Darwin’s Theory Pervades Twitter Too 
via The Atlantic:

In a new paper entitled Competition Among Memes in a World With Limited Attention, Indiana University researchers Lillian Weng, Alessando Flammini, Alessando Vespignani, and Filippo Menczer analyzed 120 million retweets connected to 12.5 million users and 1.3 million hashtags in order to model how information (as discrete units, or memes) disperses on the social network.
What did they find? According to co-author Vespignani, having millions of followers does not denote an important message. Rather, the messages with the most immediate relevance tend to have a higher probability of resonating within a certain network than others. Think of it as “survival of the fittest” for information: those tweets that capture the most attention, whether related to a major geopolitical or news event or a particular interest, are likely to persist longer. This competition sounds bad, but it’s generally good for messages in general: thousands of tweets about Japan’s 2011 earthquake or the ongoing conflict in Syria don’t cancel each other out, but help refocus the attention of the wider Twitter audience on those issues, which in turn provides an added lift to individual messages over other off-topic ones.
The study reinforces what most journalists and marketers have known intuitively for some time now: that piggybacking on the trending ideas that constitute “the conversation” online maximizes the ability to spread tweet-sized ideas. Where people fit into preexisting networks certainly matters: Ashton Kutcher’s millions of followers represent a powerful hub of connections. But could Mr. Kutcher’s messages about Nikon’s new camera overwhelm hundreds of tweets about Trayvon Martin from hundreds of smaller, less-connected individuals? The research suggests that it doesn’t fully matter who you are or how many connections you have, but what you’re saying relative to the existing conversation is what really matters in spreading knowledge online.

FJP: Though not a shocking revelation, it does feel nice to see research support the power of Twitter.

Darwin’s Theory Pervades Twitter Too 

via The Atlantic:

In a new paper entitled Competition Among Memes in a World With Limited Attention, Indiana University researchers Lillian Weng, Alessando Flammini, Alessando Vespignani, and Filippo Menczer analyzed 120 million retweets connected to 12.5 million users and 1.3 million hashtags in order to model how information (as discrete units, or memes) disperses on the social network.

What did they find? According to co-author Vespignani, having millions of followers does not denote an important message. Rather, the messages with the most immediate relevance tend to have a higher probability of resonating within a certain network than others. Think of it as “survival of the fittest” for information: those tweets that capture the most attention, whether related to a major geopolitical or news event or a particular interest, are likely to persist longer. This competition sounds bad, but it’s generally good for messages in general: thousands of tweets about Japan’s 2011 earthquake or the ongoing conflict in Syria don’t cancel each other out, but help refocus the attention of the wider Twitter audience on those issues, which in turn provides an added lift to individual messages over other off-topic ones.

The study reinforces what most journalists and marketers have known intuitively for some time now: that piggybacking on the trending ideas that constitute “the conversation” online maximizes the ability to spread tweet-sized ideas. Where people fit into preexisting networks certainly matters: Ashton Kutcher’s millions of followers represent a powerful hub of connections. But could Mr. Kutcher’s messages about Nikon’s new camera overwhelm hundreds of tweets about Trayvon Martin from hundreds of smaller, less-connected individuals? The research suggests that it doesn’t fully matter who you are or how many connections you have, but what you’re saying relative to the existing conversation is what really matters in spreading knowledge online.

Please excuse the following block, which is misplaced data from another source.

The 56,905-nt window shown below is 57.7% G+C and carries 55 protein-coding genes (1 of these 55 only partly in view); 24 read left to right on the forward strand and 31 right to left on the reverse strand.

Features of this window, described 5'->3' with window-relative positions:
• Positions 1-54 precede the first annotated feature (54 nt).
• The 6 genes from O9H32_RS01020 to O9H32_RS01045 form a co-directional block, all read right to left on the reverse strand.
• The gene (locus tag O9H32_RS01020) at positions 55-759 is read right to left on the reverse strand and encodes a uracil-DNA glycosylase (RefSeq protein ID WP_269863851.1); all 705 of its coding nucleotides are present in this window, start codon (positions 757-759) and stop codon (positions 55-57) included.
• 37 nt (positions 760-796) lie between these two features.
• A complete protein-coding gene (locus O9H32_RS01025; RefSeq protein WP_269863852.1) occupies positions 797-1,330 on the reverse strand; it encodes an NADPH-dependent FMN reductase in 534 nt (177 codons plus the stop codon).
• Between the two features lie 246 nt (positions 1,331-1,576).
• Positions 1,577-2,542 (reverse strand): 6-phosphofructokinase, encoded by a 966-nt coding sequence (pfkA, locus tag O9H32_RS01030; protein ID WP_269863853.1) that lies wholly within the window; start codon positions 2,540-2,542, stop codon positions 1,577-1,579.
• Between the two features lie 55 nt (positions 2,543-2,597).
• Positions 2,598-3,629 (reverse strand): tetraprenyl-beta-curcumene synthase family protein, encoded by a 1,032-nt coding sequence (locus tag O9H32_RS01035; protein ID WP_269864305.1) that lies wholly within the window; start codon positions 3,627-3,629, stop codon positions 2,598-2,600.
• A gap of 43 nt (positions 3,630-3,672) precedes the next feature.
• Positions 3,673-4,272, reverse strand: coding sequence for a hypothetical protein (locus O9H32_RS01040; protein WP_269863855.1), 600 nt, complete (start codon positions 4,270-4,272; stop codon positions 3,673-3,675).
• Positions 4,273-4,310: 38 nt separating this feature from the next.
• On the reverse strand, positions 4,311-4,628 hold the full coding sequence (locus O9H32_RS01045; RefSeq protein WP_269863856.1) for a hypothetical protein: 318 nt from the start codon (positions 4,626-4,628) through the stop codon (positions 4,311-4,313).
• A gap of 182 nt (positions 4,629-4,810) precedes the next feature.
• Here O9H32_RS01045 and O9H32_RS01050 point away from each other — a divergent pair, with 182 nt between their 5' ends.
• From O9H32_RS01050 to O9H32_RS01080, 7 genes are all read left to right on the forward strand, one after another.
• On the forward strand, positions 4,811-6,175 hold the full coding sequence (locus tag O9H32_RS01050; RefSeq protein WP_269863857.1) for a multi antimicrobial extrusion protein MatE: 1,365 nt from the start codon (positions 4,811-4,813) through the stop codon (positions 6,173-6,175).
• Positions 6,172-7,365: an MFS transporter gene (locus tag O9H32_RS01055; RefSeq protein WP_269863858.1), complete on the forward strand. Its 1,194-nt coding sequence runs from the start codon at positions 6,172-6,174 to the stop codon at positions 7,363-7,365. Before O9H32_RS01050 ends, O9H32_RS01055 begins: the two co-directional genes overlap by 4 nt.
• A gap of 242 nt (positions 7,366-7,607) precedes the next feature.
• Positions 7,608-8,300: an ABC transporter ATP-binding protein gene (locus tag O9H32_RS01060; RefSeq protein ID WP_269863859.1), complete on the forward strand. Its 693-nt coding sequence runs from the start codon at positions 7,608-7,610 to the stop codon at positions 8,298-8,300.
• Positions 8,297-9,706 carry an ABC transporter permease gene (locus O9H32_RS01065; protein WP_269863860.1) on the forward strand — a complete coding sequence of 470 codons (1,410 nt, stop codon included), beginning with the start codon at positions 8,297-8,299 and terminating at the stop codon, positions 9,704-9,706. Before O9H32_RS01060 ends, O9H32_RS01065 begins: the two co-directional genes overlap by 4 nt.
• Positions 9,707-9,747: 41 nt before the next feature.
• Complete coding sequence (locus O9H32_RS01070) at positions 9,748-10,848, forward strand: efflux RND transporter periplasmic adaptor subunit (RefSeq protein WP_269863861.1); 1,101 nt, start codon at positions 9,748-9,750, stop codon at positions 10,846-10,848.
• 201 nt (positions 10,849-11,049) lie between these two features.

FJP: Though not a shocking revelation, it does feel nice to see research support the power of Twitter.

  1. moviesorientated reblogged this from qbnscholar
  2. writingcapital reblogged this from futurejournalismproject
  3. loganchadde reblogged this from futurejournalismproject
  4. neetweapon reblogged this from futurejournalismproject
  5. mindcloudes reblogged this from futurejournalismproject and added:
    según un estudio de la Universidad de Indiana los memes viralizan por le pertinencia y relevancia de su contenido… como...
  6. wizardblue reblogged this from futurejournalismproject
  7. johnsons-lotion reblogged this from futurejournalismproject
  8. radoration reblogged this from futurejournalismproject
  9. kimjordanallen reblogged this from futurejournalismproject
  10. sinbadee reblogged this from futurejournalismproject
  11. chocolatebreadfishes reblogged this from lonedaydreamer
  12. joshbois7 reblogged this from futurejournalismproject
  13. drewxor reblogged this from sunfoundation
  14. lonedaydreamer reblogged this from leflaneur
  15. livelifealittlelovely reblogged this from futurejournalismproject
  16. leflaneur reblogged this from futurejournalismproject
  17. bumblingiraffes reblogged this from sunfoundation
  18. caitlinbk reblogged this from futurejournalismproject
  19. jandirafeijo reblogged this from futurejournalismproject
  20. jvonneumann reblogged this from sunfoundation
  21. llysakowski reblogged this from sunfoundation
  22. pop-arcana reblogged this from futurejournalismproject
  23. sunfoundation reblogged this from futurejournalismproject
  24. pickmitas reblogged this from futurejournalismproject
  25. thelearningbrain reblogged this from futurejournalismproject